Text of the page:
udf tut1 (2)

Fluent UDF tutorial.
An airfoil in a free shear layer (a wake, or due to the stratification of the atmosphere).
Design the inlet conditions for this case. Then apply this inlet condition for a computation of an airfoil
(you can use your coursework airfoil, but don’t include today’s work into the coursework report).
U =10m/s, y=0
dU/dy = 1m/s /12.5m
Angle of attack, 5 degree
Copy the uvinlet_tut1.c from the link in a text editor,
and save it in the folder where the Fluent case file is located. You must modify the uvinlet_tut1.c to suit
your application.
For your refs, I have inserted more comments in the code as follows (also you may find more
http://hpce.iitm.ac.in/website/Manuals/Fluent_6.3/Fluent.Inc/fluent6.3/help/html/udf/node230.htm ).
UDF for specifying steady-state velocity profile boundary condition
#include "udf.h"
DEFINE_PROFILE(inlet_x_velocity, thread, position)
/* function inlet_x_velocity, thread is a
pointer to the face's thread, position is an integer that is a numerical label for
the variable being set
within each loop */
real x[ND_ND];
/* this will hold the position vector , ND_ND is defined as 2 for
FLUENT 2D) and 3 forFLUENT 3D*/
real y;
face_t f;
begin_f_loop(f, thread)
/* declare f as a face_t data type */
/*to loop over each face in the zone to create a profile*/
F_CENTROID(x,f,thread); /*Within each loop, F_CENTROID outputs the value of the face
centroid (array x) for the face with index f that is on the thread
pointed to by thread. */
y = x[1];
/*x[1] is assigned to variable y; note x[0] is for streamwise coordinate */
F_PROFILE(f, thread, position) = (10 + y/12.5)*cos(5.0/180.*3.1415927); /*F_PROFILE uses
the integer position (passed to it by the solver based on your selection of the UDF as the boundary
condition for
velocity in the Velocity Inlet panel) to set the
velocity in memory Assuming
domain is from y= –12.5m to y=+12.5m. Angle of attack is 5 degree.*/
end_f_loop(f, thread)
/* Following the above, define the ‘inlet_y_velocity’ for the y velocity
at the inlet. */
DEFINE_PROFILE(inlet_y_velocity, thread, position)
/*you must code here by yourself. */
Open the Interpreted UDFs panel.
In the Interpreted UDFs panel , select the UDF source file(s) you want to interpret by either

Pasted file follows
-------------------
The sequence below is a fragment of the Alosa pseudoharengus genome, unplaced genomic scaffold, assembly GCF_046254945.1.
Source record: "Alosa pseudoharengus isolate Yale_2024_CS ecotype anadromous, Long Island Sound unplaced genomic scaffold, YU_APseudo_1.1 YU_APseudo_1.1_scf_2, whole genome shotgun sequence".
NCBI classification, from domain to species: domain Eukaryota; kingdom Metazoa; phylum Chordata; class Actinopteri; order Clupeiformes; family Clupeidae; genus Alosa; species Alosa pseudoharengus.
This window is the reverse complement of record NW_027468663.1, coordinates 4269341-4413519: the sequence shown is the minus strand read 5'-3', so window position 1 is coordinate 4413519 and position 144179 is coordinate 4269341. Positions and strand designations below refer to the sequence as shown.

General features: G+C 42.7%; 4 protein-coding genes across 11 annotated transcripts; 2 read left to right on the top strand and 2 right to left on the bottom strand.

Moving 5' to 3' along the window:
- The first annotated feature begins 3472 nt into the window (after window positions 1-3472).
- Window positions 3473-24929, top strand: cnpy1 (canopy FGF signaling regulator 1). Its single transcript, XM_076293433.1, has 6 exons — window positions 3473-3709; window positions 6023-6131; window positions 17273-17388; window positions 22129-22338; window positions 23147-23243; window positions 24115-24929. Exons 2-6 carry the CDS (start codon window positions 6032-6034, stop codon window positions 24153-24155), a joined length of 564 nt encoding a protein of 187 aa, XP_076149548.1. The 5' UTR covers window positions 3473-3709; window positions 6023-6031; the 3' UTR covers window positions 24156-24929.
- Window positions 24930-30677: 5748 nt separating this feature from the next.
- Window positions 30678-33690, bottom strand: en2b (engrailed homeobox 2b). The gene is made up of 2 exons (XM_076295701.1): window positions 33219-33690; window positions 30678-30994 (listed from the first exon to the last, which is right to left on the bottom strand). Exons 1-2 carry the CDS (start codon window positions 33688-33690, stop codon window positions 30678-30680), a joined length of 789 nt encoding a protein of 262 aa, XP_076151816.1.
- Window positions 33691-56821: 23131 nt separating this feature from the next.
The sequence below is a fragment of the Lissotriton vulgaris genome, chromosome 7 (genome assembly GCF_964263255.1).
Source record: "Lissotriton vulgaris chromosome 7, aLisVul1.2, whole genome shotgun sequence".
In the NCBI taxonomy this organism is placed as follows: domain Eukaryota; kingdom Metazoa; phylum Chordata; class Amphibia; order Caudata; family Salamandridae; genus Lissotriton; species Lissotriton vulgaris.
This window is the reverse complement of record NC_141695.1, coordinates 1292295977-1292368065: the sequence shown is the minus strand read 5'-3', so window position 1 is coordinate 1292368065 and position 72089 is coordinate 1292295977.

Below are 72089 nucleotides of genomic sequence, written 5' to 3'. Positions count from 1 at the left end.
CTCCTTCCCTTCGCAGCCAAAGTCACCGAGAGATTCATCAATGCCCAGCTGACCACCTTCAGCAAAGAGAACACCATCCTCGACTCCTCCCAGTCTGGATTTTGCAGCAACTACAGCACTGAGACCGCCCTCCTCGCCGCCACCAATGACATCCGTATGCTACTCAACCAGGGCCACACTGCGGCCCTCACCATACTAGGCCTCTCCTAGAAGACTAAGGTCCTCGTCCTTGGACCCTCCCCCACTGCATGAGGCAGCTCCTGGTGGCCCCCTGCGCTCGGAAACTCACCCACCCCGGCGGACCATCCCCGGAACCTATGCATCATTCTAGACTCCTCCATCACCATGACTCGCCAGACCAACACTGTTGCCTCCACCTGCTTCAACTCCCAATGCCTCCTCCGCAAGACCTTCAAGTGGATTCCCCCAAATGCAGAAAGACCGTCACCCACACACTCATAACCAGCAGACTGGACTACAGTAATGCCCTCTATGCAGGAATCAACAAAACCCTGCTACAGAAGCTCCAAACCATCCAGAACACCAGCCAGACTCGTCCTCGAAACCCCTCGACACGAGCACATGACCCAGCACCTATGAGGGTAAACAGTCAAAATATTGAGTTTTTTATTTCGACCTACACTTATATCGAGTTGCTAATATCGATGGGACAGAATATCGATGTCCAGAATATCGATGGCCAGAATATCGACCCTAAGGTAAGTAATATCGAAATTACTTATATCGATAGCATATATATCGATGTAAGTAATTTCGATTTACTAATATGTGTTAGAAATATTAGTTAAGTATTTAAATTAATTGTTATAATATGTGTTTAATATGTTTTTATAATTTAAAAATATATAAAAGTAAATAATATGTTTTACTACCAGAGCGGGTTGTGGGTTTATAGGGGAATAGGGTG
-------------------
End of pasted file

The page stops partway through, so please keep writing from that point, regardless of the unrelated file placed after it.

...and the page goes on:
typing the complete path in the Source File Name field or use the browser.
In the Interpreted UDFs panel, specify the C preprocessor to be used in the CPP Command
Name field. You can keep the default cpp or you can select Use Contributed CPP to use the
preprocessor supplied by Fluent Inc.
Keep the default Stack Size setting of 10000, unless the number of local variables in your
function will cause the stack to overflow. In this case, set the Stack Size to a number that is
greater than the number of local variables used.
Keep the Display Assembly Listing option on if you want a listing of assembly language
code to appear in your console window when the function interprets. This option will be saved
in your case file, so that when you read the case in a subsequent FLUENT session, the
assembly code will be automatically displayed.
Click Interpret to interpret your UDF.
!! Note that if your compilation is unsuccessful, then FLUENT will report an error and you
will need to debug your program.
Close the Interpreted UDFs panel when the interpreter has finished.
Write the case file if you want the interpreted function(s) (e.g., inlet_x_velocity) to be
saved with the case, and automatically interpreted when the case is subsequently read. If the
Display Assembly Listing option was chosen, then the assembly code will appear in the
console window.
To hook the UDF to FLUENT as the velocity boundary condition for the zone of choice, open the
Velocity Inlet panel .
Boundary Conditions...
Note also to hook the inlet_y_velocity if applicable.
Run the Fluent solver and compare the results with those imposing constant velocity at inlet.
(OK, for your convenience, this is the final UDF file for defining u & v at the inlet BCs,